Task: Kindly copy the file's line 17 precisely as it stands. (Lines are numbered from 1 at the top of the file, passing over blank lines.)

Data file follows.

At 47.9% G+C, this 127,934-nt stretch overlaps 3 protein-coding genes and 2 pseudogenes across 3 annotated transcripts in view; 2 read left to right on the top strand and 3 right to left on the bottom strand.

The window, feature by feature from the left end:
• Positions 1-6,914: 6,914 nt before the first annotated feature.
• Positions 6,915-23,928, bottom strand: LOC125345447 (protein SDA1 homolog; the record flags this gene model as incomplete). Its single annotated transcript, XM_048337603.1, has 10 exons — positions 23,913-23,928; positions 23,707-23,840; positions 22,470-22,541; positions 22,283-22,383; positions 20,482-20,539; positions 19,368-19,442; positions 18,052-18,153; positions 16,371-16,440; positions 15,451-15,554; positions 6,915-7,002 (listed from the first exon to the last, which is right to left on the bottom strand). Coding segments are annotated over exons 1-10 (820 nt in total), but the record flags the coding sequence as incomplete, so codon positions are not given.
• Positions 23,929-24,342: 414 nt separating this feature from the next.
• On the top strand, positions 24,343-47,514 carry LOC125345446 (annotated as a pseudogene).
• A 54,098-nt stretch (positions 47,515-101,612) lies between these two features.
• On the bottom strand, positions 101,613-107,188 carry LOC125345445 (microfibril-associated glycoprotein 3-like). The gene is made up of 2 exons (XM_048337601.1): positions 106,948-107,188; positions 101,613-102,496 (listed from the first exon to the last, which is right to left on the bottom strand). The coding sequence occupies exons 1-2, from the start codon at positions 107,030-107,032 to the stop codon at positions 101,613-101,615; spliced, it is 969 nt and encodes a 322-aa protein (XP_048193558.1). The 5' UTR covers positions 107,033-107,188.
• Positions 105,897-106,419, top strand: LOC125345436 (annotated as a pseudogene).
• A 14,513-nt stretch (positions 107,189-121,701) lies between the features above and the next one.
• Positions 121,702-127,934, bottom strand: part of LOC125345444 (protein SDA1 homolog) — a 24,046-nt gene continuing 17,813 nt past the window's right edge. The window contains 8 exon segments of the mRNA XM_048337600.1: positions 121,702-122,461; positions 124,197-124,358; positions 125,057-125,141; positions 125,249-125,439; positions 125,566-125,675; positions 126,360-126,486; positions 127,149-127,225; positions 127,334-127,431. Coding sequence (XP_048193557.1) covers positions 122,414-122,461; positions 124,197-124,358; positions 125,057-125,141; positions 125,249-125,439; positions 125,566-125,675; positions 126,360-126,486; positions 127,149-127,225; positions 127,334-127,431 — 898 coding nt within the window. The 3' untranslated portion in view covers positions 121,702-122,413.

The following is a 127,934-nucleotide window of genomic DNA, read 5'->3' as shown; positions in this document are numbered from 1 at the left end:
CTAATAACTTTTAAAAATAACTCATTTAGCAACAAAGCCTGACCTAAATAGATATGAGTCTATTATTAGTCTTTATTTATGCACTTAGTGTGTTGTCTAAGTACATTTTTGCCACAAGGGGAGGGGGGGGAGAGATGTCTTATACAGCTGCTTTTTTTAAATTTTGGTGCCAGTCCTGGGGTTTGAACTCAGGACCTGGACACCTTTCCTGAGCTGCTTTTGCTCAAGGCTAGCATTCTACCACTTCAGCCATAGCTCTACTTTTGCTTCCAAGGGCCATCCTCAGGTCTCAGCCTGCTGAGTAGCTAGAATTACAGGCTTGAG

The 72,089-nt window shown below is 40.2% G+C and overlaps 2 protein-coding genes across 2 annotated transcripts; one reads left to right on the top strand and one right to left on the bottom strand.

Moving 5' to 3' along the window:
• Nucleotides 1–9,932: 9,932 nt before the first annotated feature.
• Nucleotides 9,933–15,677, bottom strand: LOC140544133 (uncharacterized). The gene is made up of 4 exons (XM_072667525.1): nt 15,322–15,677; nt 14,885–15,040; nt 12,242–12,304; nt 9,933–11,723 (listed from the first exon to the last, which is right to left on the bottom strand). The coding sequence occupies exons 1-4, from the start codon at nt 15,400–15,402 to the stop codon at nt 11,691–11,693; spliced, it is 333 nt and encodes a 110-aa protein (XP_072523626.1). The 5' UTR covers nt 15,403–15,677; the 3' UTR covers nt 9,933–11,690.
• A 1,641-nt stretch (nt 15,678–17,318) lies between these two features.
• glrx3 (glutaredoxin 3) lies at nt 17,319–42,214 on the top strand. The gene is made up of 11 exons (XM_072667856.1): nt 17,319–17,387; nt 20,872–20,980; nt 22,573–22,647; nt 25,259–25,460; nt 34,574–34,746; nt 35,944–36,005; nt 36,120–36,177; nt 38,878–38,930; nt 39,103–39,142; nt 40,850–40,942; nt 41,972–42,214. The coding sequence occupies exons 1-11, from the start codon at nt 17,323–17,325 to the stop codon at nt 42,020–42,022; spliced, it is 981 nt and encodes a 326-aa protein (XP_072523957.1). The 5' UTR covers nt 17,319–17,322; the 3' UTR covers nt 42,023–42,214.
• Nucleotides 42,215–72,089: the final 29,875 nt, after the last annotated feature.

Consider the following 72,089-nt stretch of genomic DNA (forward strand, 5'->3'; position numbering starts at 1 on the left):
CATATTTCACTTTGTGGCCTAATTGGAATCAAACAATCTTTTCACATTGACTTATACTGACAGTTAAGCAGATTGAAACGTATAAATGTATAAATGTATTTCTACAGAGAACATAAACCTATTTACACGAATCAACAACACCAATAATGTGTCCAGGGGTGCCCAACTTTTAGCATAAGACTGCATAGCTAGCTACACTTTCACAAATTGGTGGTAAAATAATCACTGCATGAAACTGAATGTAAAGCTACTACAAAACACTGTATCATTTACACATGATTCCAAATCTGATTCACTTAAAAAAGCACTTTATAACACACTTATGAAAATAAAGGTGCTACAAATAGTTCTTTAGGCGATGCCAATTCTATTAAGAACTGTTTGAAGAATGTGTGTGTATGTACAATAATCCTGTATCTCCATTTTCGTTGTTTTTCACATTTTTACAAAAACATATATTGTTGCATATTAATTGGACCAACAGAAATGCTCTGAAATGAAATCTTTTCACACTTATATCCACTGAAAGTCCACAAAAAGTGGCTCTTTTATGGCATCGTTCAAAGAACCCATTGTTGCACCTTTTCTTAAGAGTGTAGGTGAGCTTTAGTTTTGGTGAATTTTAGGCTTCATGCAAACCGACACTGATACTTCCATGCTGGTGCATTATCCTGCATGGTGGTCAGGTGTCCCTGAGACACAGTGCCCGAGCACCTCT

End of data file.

• Nucleotides 9,933–15,677, bottom strand: LOC140544133 (uncharacterized). The gene is made up of 4 exons (XM_072667525.1): nt 15,322–15,677; nt 14,885–15,040; nt 12,242–12,304; nt 9,933–11,723 (listed from the first exon to the last, which is right to left on the bottom strand). The coding sequence occupies exons 1-4, from the start codon at nt 15,400–15,402 to the stop codon at nt 11,691–11,693; spliced, it is 333 nt and encodes a 110-aa protein (XP_072523626.1). The 5' UTR covers nt 15,403–15,677; the 3' UTR covers nt 9,933–11,690.